Prohibited

Art 106 LC Contractor or subcontractor. Whenever an employer enters into a contract with another person for the performance of the formers work, the employees of the contractor and of the latters subcontractor, if any, shall be paid in accordance with the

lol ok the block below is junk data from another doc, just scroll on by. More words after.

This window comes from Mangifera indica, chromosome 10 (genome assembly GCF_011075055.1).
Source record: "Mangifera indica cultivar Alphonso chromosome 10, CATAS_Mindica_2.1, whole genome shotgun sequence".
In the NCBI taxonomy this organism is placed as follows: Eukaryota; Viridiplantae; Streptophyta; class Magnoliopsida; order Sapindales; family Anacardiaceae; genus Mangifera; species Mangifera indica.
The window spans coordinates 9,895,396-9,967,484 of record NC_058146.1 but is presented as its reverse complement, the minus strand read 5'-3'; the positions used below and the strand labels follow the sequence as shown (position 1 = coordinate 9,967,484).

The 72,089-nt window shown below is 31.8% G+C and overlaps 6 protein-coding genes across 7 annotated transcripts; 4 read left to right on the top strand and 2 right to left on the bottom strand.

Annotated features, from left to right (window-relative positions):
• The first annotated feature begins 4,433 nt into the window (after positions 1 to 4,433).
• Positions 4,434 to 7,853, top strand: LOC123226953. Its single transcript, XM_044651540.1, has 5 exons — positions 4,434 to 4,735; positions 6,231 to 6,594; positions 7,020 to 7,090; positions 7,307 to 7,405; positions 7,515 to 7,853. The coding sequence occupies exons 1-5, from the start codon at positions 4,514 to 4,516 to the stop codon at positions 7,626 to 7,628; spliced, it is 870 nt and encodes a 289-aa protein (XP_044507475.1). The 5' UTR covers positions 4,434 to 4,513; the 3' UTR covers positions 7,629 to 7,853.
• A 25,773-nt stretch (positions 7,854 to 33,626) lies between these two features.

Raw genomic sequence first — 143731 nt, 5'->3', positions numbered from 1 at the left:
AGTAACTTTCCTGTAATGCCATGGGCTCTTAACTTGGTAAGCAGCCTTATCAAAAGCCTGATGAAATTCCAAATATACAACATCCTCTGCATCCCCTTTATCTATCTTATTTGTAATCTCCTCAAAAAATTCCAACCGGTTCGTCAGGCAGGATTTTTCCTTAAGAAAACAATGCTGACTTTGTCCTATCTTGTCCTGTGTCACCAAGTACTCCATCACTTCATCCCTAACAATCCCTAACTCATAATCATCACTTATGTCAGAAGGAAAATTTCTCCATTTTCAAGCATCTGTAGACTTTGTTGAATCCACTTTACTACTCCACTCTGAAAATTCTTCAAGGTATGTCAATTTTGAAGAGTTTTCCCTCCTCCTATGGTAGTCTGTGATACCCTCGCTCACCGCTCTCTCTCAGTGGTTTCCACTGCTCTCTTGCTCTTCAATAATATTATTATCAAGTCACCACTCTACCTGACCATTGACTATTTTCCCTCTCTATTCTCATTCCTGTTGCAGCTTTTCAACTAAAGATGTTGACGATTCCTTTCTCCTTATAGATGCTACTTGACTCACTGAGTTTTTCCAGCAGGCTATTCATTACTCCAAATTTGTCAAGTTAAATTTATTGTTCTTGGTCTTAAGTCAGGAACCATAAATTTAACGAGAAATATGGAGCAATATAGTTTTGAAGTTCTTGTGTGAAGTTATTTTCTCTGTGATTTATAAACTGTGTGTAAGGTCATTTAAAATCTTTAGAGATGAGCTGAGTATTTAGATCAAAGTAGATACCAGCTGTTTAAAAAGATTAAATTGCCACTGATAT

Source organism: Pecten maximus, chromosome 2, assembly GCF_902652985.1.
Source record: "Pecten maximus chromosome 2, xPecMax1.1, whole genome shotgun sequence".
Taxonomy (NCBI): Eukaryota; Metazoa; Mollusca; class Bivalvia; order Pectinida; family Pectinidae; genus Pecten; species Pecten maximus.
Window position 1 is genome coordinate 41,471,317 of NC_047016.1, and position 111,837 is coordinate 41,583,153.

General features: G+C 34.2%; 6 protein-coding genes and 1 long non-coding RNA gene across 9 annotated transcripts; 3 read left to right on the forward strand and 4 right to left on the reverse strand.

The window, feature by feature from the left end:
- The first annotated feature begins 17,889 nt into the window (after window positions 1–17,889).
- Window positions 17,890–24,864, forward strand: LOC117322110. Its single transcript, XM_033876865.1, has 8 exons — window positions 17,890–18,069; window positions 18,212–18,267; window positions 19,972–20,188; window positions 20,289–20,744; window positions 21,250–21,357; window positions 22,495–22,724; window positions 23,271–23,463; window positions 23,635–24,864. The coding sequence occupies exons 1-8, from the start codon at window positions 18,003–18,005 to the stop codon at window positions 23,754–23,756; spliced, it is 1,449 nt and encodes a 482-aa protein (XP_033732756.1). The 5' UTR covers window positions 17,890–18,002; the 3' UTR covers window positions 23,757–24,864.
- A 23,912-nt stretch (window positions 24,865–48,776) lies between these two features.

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provisions of this Code. In the event that the contractor or subcontractor fails to pay the wages of his employees in accordance with this Code, the employer shall be jointly and severally liable with his contractor or subcontractor to such employees to the extent of the work performed under the contract, in the same manner and extent that he is liable to employees directly employed by him. The Secretary of Labor and Employment may, by appropriate regulations, restrict or prohibit the contracting-out of labor to protect the rights of workers established under this Code. In so prohibiting or restricting, he may make appropriate distinctions between labor-only contracting and job contracting as well as differentiations within these types of contracting and determine who among the parties involved shall be considered the employer for purposes of this Code, to prevent any violation or circumvention of any provision of this Code. There is "labor-only" contracting where the person supplying workers to an employer does not have substantial capital or investment in the form of tools, equipment, machineries, work premises, among others, and the workers recruited and placed by such person are performing activities which are directly related to the principal business of such employer. In such cases, the person or intermediary shall be considered merely as an agent of the employer who shall be responsible to the workers in the same manner and extent as if the latter were directly employed by him. Art 107 LC Indirect employer. The provisions of the immediately preceding article shall likewise apply to any person, partnership, association or corporation which, not being an employer, contracts with an independent contractor for the performance of any work, task, job or project. Art 109 LC Solidary liability. The provisions of existing laws to the contrary notwithstanding, every employer or indirect employer shall be held responsible with his contractor or subcontractor for any violation of any provision of this Code. For purposes of determining the extent of their civil liability under this Chapter, they shall be considered as direct employers. DOLE Order No. 18-02 Series of 2002 : RULES IMPLEMENTING ARTICLES 106 TO 109 OF THE LABOR CODE, AS AMENDED By virtue of the power vested in the Secretary of Labor and Employment under Articles 5 (Rulemaking) and 106 (Contractor or Subcontractor) of the Labor Code of the Philippines, as amended, the following regulations governing contracting and subcontracting arrangements are hereby issued: Section 1. Guiding principles. - Contracting and subcontracting arrangements are expressly allowed by law and are subject to regulation for the promotion of employment and the observance of the rights of workers to just and humane conditions of work, security of tenure, selforganization, and collective bargaining. Labor-only contracting as defined herein shall be prohibited. Section 2 . Coverage. - These Rules shall apply to all parties of contracting and subcontracting arrangements where employeremployee relationship exists. Placement activities through private recruitment and placement agencies as governed by Articles 25 to 39 of the Labor Code are not covered by these Rules. Section 3. Trilateral Relationship in Contracting Arrangements. In legitimate contracting, there exists a trilateral relationship under which there is a contract for a specific job, work or service between the principal and the contractor or subcontractor, and a contract of employment between the contractor or subcontractor and its workers. Hence, there are three parties involved in these arrangements, the principal which decides to farm out a job or service to a contractor or subcontractor, the contractor or subcontractor which has the capacity to independently undertake the performance of the job, work or service, and the contractual workers engaged by the contractor or subcontractor to accomplish the job work or service. Section 4. Definition of Basic Terms. - The following terms as used in these Rules, shall mean: (a) "Contracting" or "subcontracting" refers to an arrangement whereby a principal agrees to put out or farm out with a contractor or subcontractor the performance or completion of a specific job, work or service within a definite or predetermined period, regardless of whether such job, work or service is to be performed or completed within or outside the premises of the principal. (b) "Contractor or subcontractor" refers to any person or entity engaged in a legitimate contracting or subcontracting arrangement. (c) "Contractual employee" includes one employed by a contractor or subcontractor to perform or complete a job, work or service pursuant to an arrangement between the latter and a principal. (d) "Principal" refers to any employer who puts out or farms out a job, service or work to a contractor or subcontractor. Section 5. Prohibition against labor-only contracting. Labor-only contracting is hereby declared prohibited. For this purpose, laboronly contracting shall refer to an arrangement where the contractor or subcontractor merely recruits, supplies or places workers to perform a job, work or service for a principal, and any of the following elements are present: i) The contractor or subcontractor does not have substantial capital or investment which relates to the job, work or service to be performed and the employees recruited, supplied or placed by such contractor or subcontractor are performing activities which are directly related to the main business of the principal; or ii) the contractor does not exercise the right to control over the performance of the work of the contractual employee. The foregoing